The Union budget 2021-22 was placed in the Parliament a few days ago. Taking a quick look at its Environment & Climate provisions, here is a brief snapshot of the dismal picture of the Modi governments “Environmental Championship” (after all, he was conferred the “Champion of Earth” ‘honour’ by the UNEP a few years ago) and his “Great Climate Change Response”.
1. The allocation for SAPCCs (State Action Plans for Climate Change) has been cut from an already measly Rs. 40 crores last year (yes – 40, not 40,000) to Rs. 30 crores !! For the entire country !!! The States are supposed to fend for themselves if they wish to do anything regarding Climate Change !!!.
This, at a time when the GST has taken financial powers away from the States, and they are groaning under the additional burden of Covid-19 responses.
2. The entire budgetary allocation of the Ministry of Environment, Forests & Climate Change, has also been cut, from Rs. 3100 crores last year to Rs. 2869.93 crores this time. It has been reduced to a minor ministry, in effect.
3. Budgetary allocation for Green India Mission, which is supposed to be key for India’s 3rd NDC pledge (made in the Paris Climate agreement), of an additional CO2-sequestration of 2.5–3.0 billion tons, in the period 2016-2030, has also been cut to Rs. 290 crores, from last year’s Rs.311 crores.
Out of which, ‘National Afforestation Mission’ budget got cut to Rs. 235 crores from last year’s Rs. 246 crores .
4. The two “wildlife conservation” targeted projects, Project Tiger and Project Elephant, got cut to Rs. 250 crores and Rs. 33 crores, from Rs. 300 crores and Rs. 35 crores last year.
Please note, even the single Project Elephant gets a higher allocation that State Climate Change Action Plans SAPCCs, while “saving tigers” (these budgets go mostly to hard infrastructure and evicting traditional forest dwellers) gets 10 times as much.
Glimpses of Hope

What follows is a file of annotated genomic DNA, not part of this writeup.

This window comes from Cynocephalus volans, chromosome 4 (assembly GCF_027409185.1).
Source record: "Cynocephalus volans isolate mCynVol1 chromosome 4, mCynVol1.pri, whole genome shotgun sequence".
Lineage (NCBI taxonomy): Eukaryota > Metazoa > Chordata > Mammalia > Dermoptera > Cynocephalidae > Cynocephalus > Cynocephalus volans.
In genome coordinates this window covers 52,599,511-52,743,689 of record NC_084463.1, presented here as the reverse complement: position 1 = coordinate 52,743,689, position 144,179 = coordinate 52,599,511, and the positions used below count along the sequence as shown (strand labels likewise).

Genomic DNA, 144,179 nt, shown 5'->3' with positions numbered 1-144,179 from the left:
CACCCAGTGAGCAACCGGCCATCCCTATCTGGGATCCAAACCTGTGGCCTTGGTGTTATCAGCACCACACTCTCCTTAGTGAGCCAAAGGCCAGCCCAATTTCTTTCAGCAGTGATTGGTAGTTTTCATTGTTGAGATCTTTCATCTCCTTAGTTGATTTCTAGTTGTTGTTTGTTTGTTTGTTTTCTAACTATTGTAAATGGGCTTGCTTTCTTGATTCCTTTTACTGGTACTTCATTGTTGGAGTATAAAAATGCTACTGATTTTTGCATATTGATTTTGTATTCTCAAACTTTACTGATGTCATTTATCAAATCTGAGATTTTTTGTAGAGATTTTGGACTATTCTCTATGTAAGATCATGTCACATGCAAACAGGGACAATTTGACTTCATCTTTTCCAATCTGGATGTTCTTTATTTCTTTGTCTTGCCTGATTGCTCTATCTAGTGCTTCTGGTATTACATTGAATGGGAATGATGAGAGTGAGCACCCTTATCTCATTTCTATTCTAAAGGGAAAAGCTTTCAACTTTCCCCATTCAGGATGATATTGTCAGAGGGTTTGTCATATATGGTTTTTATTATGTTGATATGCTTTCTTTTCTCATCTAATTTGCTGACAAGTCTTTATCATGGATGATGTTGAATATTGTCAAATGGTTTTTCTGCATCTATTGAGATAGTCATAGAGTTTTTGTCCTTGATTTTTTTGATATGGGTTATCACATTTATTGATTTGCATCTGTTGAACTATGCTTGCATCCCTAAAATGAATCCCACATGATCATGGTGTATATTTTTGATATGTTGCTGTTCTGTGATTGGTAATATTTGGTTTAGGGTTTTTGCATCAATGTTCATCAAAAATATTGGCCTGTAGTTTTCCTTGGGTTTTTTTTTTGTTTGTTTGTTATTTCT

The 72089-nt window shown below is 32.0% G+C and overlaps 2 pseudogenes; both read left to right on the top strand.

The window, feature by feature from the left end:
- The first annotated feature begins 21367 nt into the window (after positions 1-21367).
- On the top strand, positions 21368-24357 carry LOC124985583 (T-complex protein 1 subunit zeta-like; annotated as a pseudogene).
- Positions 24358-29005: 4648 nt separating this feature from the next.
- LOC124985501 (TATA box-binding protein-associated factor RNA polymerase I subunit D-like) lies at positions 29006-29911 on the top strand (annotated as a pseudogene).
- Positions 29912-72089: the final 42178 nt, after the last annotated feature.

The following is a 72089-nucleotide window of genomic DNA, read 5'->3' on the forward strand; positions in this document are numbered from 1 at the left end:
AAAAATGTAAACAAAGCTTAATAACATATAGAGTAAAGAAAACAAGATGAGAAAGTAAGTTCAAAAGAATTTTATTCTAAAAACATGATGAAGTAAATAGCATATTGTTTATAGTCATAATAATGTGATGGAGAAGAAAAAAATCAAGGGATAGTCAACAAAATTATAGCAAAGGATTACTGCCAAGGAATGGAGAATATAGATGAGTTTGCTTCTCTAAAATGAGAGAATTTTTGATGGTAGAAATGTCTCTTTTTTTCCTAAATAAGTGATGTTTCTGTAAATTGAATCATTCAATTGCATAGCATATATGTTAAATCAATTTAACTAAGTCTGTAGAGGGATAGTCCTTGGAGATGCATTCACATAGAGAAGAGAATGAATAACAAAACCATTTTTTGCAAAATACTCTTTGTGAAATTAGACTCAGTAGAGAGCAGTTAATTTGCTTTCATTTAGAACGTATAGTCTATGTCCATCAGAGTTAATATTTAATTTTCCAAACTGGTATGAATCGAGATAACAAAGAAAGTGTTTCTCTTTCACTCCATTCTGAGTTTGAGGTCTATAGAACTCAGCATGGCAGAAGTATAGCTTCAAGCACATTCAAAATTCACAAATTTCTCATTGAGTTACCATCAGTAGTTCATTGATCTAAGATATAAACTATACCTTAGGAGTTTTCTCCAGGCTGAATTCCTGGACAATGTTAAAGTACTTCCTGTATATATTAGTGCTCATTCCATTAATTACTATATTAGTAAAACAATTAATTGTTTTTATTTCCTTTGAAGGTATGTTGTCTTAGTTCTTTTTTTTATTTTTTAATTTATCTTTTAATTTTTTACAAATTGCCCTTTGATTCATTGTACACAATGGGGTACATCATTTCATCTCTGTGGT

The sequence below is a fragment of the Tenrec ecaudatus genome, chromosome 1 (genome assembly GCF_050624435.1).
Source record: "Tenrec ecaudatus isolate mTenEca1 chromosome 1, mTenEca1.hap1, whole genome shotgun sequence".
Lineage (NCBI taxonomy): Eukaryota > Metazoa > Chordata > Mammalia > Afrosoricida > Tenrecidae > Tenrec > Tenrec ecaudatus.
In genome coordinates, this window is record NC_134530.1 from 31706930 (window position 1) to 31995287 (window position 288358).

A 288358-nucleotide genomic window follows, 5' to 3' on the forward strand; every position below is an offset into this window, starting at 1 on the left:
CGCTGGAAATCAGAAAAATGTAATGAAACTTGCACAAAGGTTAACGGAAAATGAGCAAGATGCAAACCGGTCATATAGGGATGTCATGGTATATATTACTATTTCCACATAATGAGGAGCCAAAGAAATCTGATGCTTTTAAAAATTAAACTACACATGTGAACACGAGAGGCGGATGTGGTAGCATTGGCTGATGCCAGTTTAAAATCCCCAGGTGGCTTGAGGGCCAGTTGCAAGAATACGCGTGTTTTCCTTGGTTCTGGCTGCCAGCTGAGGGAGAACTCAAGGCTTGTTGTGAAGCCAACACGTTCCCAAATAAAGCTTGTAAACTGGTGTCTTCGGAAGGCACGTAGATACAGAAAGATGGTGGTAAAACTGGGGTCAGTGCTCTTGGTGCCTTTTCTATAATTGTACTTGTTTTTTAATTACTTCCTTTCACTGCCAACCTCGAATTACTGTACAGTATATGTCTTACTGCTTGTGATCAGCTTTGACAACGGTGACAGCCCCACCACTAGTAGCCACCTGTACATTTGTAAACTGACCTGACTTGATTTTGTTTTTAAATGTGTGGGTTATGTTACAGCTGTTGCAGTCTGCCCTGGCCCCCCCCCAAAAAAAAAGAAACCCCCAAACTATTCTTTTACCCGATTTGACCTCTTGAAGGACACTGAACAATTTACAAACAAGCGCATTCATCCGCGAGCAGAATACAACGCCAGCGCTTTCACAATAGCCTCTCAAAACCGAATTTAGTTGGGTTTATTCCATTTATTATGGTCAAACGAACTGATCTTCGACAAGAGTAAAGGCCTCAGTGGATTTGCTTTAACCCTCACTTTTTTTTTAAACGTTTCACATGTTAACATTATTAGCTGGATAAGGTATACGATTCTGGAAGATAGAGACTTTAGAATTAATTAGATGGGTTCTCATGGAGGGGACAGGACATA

1. Air pollution seems to be on priority (high time). The budgetary allocation for tackling air Pollution in 42 cities with 1 million plus populations, is a good Rs.2217 crores. This is besides the MoEF&CC budgetary allocations.
One critical question – there is a huge population outside these 42 cities who also faces high levels of air pollution. How long will they have to wait?
2. There is a Rs. 20 crore allocation for the newly constituted Commission for Air Quality Management, another bureaucratic structure outside the PCBs. Question is, what are the roles of the PCBs, both Central and States, on air quality? One “manages”, the others “control”??! Confusing, unless air pollution is no longer the domain of PCBs?
3. Out of the total MoEF&CC budget, an allocation of Rs. 470 crores have been made for pollution control. This will enhance support to Pollution Control Boards PCBs.
4. The relatively new National Coastal Mission gets a substantial hike in budgetary allocation, to Rs. 209 crores, up from Rs. 103 crores in last year’s budget. Please note, this should be watched closely, as this NCM will include all phases of the earlier Integrated Coastal Zone Management projects, which were strongly opposed by most coastal populations, including coastal fish-workers, on grounds of pushing large scale infrastructure and displacements of traditional coastal people. Also, with the government’s huge push for mega coastal infrastructure, in the name of “Sagarmala”, “Bharatmala” etc it might lead to projects for evicting coastal dwellers and “resettling them”, while the coastal areas become more accessible for big ports, power plants, tourist complexes etc. The NCM was launched after the ‘inter-ministerial consultations’ in November 2017, and despite many objections in the plans as they are there.
Soumya Dutta is with South Asian People’s Action On Climate Crisis (SAPACC) & MAUSAM
Photo credit: Joe Athialy